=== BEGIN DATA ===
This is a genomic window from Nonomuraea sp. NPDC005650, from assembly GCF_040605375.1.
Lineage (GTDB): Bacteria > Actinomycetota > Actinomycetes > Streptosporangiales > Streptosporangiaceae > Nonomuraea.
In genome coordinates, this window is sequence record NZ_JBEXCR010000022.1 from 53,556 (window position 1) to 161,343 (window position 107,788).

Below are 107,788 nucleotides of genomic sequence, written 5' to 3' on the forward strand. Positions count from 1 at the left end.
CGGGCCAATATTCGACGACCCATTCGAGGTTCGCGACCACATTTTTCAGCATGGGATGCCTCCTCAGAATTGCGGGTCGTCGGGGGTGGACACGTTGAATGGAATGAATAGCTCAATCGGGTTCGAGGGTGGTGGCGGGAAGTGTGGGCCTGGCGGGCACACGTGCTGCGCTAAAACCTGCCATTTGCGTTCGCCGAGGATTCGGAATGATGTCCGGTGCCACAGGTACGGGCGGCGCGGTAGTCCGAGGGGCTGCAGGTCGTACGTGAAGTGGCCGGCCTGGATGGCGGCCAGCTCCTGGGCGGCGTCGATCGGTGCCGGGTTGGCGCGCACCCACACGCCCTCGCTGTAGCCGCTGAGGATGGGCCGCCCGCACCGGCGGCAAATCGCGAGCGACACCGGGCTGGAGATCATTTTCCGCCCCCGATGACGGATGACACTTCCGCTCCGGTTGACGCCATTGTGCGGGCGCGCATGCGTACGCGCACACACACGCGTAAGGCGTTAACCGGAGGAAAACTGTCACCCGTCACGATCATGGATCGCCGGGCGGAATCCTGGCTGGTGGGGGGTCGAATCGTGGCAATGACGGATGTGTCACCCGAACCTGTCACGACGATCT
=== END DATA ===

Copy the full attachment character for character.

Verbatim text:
This is a genomic window from Nonomuraea sp. NPDC005650, from assembly GCF_040605375.1.
Lineage (GTDB): Bacteria > Actinomycetota > Actinomycetes > Streptosporangiales > Streptosporangiaceae > Nonomuraea.
In genome coordinates, this window is sequence record NZ_JBEXCR010000022.1 from 53,556 (window position 1) to 161,343 (window position 107,788).

Below are 107,788 nucleotides of genomic sequence, written 5' to 3' on the forward strand. Positions count from 1 at the left end.
CGGGCCAATATTCGACGACCCATTCGAGGTTCGCGACCACATTTTTCAGCATGGGATGCCTCCTCAGAATTGCGGGTCGTCGGGGGTGGACACGTTGAATGGAATGAATAGCTCAATCGGGTTCGAGGGTGGTGGCGGGAAGTGTGGGCCTGGCGGGCACACGTGCTGCGCTAAAACCTGCCATTTGCGTTCGCCGAGGATTCGGAATGATGTCCGGTGCCACAGGTACGGGCGGCGCGGTAGTCCGAGGGGCTGCAGGTCGTACGTGAAGTGGCCGGCCTGGATGGCGGCCAGCTCCTGGGCGGCGTCGATCGGTGCCGGGTTGGCGCGCACCCACACGCCCTCGCTGTAGCCGCTGAGGATGGGCCGCCCGCACCGGCGGCAAATCGCGAGCGACACCGGGCTGGAGATCATTTTCCGCCCCCGATGACGGATGACACTTCCGCTCCGGTTGACGCCATTGTGCGGGCGCGCATGCGTACGCGCACACACACGCGTAAGGCGTTAACCGGAGGAAAACTGTCACCCGTCACGATCATGGATCGCCGGGCGGAATCCTGGCTGGTGGGGGGTCGAATCGTGGCAATGACGGATGTGTCACCCGAACCTGTCACGACGATCT